After spending five difficult years in Cincinnati — coping with personal loss and dislocation, and living as one of the few observant Jews in the bastion of American Reform Judaism — Heschel married and relocated to New York City, taking a position at the more traditional Jewish Theological Seminary. Although he remained at JTS until his death in 1972, he never felt at home; the administrators of the institution did not appreciate his idiosyncratic blend of scholarship, theology and social activism. One wonders, however, if even under the best of circumstances, Heschel would have felt comfortable in any one institution, given his multiple interests and activities.
Heschel emerged in the 1950s as a popular religious writer in Jewish and Christian circles, penning such works as “The Earth Is the Lord’s” (1950), “The Sabbath” (1951) and “Man’s Quest for God” (1954). Among Heschel’s greatest strengths as an author was his ability to convey in lyrical terms the beauty of traditional Jewish life and practice. Like the best of his Hasidic forebears, he gleaned masterfully from the vast storehouse of classical Jewish literature, refashioning older ideas in a meaningful contemporary idiom. Through his elegant prose, he inspired thousands of spiritual seek
ers to explore more deeply their relationship to prayer, ritual and text study.
After spending much of the 1950s establishing himself as a scholar and theologian, Heschel entered the political fray in 1963, speaking at a conference on religion and race in Chicago; it was at this gathering that he first met King and initiated his career as a religious activist. In addition to African American civil rights, Heschel became involved in several other important social causes, including the plight of Jews in the former Soviet Union, and the anti-Vietnam war movement. He also played a key role in the Second Vatican Council in 1965, working with Catholic leaders to heal relations between Jews and Christians.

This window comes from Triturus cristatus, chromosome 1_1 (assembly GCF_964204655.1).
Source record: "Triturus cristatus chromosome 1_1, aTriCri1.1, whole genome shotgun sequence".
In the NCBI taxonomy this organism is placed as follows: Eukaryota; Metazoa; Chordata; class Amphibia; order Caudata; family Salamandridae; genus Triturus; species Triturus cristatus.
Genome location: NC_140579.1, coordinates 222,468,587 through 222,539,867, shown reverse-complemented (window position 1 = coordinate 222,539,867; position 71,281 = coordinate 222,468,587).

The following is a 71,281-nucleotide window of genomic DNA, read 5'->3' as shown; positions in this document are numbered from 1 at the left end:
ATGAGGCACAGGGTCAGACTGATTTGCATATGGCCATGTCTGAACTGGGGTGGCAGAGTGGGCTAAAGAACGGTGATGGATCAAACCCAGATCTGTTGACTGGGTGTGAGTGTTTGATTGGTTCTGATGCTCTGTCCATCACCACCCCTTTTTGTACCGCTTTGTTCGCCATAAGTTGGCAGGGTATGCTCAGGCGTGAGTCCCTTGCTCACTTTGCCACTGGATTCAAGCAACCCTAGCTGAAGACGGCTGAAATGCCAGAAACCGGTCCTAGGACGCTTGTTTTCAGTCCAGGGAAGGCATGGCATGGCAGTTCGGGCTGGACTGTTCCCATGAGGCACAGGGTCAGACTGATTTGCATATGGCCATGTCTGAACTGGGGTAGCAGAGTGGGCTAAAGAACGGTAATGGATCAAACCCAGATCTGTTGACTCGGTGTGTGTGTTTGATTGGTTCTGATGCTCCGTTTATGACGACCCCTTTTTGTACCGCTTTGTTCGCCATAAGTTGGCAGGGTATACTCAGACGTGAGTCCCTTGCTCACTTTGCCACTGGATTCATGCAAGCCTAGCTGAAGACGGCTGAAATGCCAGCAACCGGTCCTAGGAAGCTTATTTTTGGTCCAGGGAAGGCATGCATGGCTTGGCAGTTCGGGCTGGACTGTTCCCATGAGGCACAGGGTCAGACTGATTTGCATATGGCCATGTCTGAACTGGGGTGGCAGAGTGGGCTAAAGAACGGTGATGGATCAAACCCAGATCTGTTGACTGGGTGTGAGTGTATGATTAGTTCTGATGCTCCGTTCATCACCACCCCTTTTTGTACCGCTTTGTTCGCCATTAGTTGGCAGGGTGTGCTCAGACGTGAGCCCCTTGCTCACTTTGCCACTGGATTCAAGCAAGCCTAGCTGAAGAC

Heschel’s activism was inspired not only by his own experiences of injustice in Europe but also by his theology (the two, of course, were intertwined). In his most comprehensive theological work, “God in Search of Man: A Philosophy of Judaism” (1955), he articulated a belief in a personal God who brings forth humankind to serve as partners in the creation of a just and compassionate world. In opposition to Aristotle (and Maimonides), Heschel viewed God as the “Most Moved Mover” — a God of great pathos, who weeps when people suffer, is angered when they mistreat one another, and is gladdened when they pursue the right and the good. While God is often frustrated by our actions, he wrote, He endures, patiently waiting for us to turn our attention to the sacred task of universal redemption.
For Heschel, the Hebrew prophets were the greatest exemplars of spiritual and moral rectitude, unique in their ability to “hold God and man in one thought, at one time, at all times.” He recounted that the experience of revising his dissertation on the prophets for publication in English (published in 1962) inspired him to become an activist: “I learned from the prophets that I have to be involved in the affairs of man, in the affairs of suffering man.” Heschel spent the final decade of his life shuttling from his study to university lecture halls, to Jewish and Christian houses of worship, to protests and activist meetings. He died December 23, 1972, at the age of 65.
While there certainly are elements of Heschel’s work that are open to critique, he remains a powerful model of personal piety, intellectual creativity and social responsibility. Through his work as a theologian, scholar and activist, he inspired Jews and Christians alike to reconsider their commitments and priorities, and to rededicate themselves to God and humankind.
Rabbi Or N. Rose is associate dean and director of informal education at the Rabbinical School of Hebrew College. He is the author of, among others, “God in All Moments: Spiritual and Practical Wisdom From the Hasidic Masters” (Jewish Lights, 2003), and “Abraham Joshua Heschel: Man of Spirit, Man of Action” (Jewish Publication Society, 2003), a biography for children.